Alzheimer's also is deadly. It is the fifth-leading cause of death, according to the U.S. Centers for Disease Control and Prevention. And it is the only disease among the top 10 causes of death in the U.S. that cannot be prevented, cured or even slowed, notes the Alzheimer's Association.
That is why Brinton is passionate about pursuing a medical breakthrough.
"The greatest risk factors for Alzheimer's are age, the female sex and genetics, specifically the APOE4 gene," said Brinton, inaugural director of the UA Center for Innovation in Brain Science, who has been researching Alzheimer's disease for more than 20 years and is a UA professor of pharmacology and neurology. "Women constitute more than 60 percent of those with Alzheimer's disease, and more than 50 percent of persons with Alzheimer's are positive for the APOE4 gene. If positive for a single copy of the APOE4 gene, women are at greater risk than men who have two copies of the APOE4 gene.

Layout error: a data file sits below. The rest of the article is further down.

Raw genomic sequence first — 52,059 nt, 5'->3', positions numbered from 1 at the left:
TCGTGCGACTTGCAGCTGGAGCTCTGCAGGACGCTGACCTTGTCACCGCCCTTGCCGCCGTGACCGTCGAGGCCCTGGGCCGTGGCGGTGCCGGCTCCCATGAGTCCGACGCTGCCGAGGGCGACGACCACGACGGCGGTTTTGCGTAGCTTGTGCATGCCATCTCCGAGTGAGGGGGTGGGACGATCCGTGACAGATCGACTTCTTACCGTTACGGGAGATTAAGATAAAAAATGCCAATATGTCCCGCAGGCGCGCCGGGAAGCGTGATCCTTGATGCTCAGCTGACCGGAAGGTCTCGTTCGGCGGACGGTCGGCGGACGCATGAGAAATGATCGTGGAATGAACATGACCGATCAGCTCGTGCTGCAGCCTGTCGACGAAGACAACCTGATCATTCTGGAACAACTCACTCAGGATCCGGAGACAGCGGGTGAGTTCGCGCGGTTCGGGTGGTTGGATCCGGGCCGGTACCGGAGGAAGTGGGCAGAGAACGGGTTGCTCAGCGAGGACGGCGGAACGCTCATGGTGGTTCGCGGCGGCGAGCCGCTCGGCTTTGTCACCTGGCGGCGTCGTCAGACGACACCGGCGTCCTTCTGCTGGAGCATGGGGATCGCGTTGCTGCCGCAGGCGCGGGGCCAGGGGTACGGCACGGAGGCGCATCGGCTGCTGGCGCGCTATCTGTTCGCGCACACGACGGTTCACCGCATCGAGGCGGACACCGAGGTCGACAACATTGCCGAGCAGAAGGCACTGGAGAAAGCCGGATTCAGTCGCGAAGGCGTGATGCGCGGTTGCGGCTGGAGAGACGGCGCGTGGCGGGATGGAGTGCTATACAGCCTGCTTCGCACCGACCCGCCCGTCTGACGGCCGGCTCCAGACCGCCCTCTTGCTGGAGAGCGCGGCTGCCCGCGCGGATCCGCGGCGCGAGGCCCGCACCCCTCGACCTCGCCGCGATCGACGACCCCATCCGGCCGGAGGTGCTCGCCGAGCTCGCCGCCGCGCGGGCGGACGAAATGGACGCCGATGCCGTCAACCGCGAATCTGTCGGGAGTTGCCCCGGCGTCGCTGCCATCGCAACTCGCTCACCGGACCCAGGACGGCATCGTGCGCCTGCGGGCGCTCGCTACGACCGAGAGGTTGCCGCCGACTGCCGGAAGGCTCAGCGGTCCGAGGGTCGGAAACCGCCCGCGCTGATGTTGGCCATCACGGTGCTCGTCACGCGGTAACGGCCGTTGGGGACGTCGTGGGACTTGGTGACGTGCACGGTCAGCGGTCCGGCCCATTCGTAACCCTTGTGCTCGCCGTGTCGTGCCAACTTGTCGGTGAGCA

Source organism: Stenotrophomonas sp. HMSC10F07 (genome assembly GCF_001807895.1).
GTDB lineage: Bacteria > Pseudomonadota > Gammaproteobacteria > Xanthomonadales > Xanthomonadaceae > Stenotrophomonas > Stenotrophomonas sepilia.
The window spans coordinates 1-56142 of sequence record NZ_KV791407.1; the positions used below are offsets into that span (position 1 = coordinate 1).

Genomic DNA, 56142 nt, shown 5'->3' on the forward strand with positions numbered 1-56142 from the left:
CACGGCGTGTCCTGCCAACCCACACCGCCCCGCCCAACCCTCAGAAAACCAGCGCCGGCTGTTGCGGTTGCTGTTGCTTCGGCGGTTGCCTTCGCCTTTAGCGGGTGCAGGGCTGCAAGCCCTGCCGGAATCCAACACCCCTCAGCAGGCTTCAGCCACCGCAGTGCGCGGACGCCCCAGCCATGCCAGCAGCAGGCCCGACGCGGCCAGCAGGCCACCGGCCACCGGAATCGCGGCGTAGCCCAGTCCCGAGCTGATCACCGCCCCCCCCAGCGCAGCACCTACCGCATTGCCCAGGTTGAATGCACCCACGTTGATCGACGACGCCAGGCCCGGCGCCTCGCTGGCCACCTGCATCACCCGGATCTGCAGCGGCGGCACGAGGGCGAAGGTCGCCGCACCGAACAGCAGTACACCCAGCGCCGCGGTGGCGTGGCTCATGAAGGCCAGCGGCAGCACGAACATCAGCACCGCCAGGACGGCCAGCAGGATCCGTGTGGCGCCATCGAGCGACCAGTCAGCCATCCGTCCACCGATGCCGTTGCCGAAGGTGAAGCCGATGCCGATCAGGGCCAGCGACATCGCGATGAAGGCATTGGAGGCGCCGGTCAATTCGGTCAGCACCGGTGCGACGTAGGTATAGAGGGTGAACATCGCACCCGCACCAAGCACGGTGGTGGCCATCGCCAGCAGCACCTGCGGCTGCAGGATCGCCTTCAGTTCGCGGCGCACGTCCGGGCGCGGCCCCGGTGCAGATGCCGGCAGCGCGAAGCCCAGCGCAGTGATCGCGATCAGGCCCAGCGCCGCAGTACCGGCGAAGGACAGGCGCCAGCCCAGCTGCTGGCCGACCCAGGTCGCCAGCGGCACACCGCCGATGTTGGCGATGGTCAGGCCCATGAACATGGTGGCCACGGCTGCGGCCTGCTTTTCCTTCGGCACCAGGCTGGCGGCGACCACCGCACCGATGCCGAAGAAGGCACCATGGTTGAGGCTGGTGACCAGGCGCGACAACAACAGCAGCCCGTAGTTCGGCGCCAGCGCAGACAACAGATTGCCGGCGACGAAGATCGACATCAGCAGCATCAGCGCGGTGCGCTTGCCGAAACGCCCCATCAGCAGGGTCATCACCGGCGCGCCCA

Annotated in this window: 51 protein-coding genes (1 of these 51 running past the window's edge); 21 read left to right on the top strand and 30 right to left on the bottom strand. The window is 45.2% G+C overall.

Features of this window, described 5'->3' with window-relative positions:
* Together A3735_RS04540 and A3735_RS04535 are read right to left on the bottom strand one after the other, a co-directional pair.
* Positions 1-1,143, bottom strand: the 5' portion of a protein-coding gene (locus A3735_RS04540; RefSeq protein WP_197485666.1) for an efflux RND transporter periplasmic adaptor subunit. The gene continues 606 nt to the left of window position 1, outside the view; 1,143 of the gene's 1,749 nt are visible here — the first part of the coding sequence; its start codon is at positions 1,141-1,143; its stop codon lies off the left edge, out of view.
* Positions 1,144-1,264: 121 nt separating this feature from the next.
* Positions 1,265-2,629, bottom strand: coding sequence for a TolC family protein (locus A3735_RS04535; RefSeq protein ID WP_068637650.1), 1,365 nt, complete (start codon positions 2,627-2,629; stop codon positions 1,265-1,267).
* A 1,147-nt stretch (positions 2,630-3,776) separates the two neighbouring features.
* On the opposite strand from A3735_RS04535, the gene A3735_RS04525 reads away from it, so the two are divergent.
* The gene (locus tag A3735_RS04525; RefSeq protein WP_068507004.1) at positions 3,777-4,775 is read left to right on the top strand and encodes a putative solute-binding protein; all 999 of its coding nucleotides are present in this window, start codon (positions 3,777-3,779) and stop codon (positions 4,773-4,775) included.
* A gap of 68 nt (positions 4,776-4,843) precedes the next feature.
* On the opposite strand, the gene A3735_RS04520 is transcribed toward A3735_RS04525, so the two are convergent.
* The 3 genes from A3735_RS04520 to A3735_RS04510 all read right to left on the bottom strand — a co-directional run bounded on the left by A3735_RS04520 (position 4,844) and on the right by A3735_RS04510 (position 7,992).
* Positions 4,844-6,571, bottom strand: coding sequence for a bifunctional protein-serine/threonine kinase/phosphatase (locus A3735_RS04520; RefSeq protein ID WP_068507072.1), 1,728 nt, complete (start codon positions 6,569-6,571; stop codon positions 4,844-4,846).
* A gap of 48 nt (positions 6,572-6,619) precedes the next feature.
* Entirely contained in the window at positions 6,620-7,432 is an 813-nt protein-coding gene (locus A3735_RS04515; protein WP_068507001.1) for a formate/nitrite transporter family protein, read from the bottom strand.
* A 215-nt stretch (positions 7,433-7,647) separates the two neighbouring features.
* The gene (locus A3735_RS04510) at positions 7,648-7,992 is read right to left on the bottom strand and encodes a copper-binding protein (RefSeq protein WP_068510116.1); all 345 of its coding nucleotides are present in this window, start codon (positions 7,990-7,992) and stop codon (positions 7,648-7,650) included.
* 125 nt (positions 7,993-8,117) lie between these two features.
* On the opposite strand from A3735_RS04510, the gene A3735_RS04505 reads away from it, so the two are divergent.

"Our 'Perimenopause in Brain Aging and Alzheimer's Disease' program project will build on our discovery of the biological transformations in the brain that occur during perimenopause, a neuroendocrine transition unique to women. These transformations can lead to changes that can put the brain at risk for Alzheimer's disease. Our goals are to discover the mechanisms underlying the heightened risk of Alzheimer's in APOE4-positive females, and to translate these discoveries into strategies and therapeutics to alleviate a woman's risk of developing Alzheimer's disease."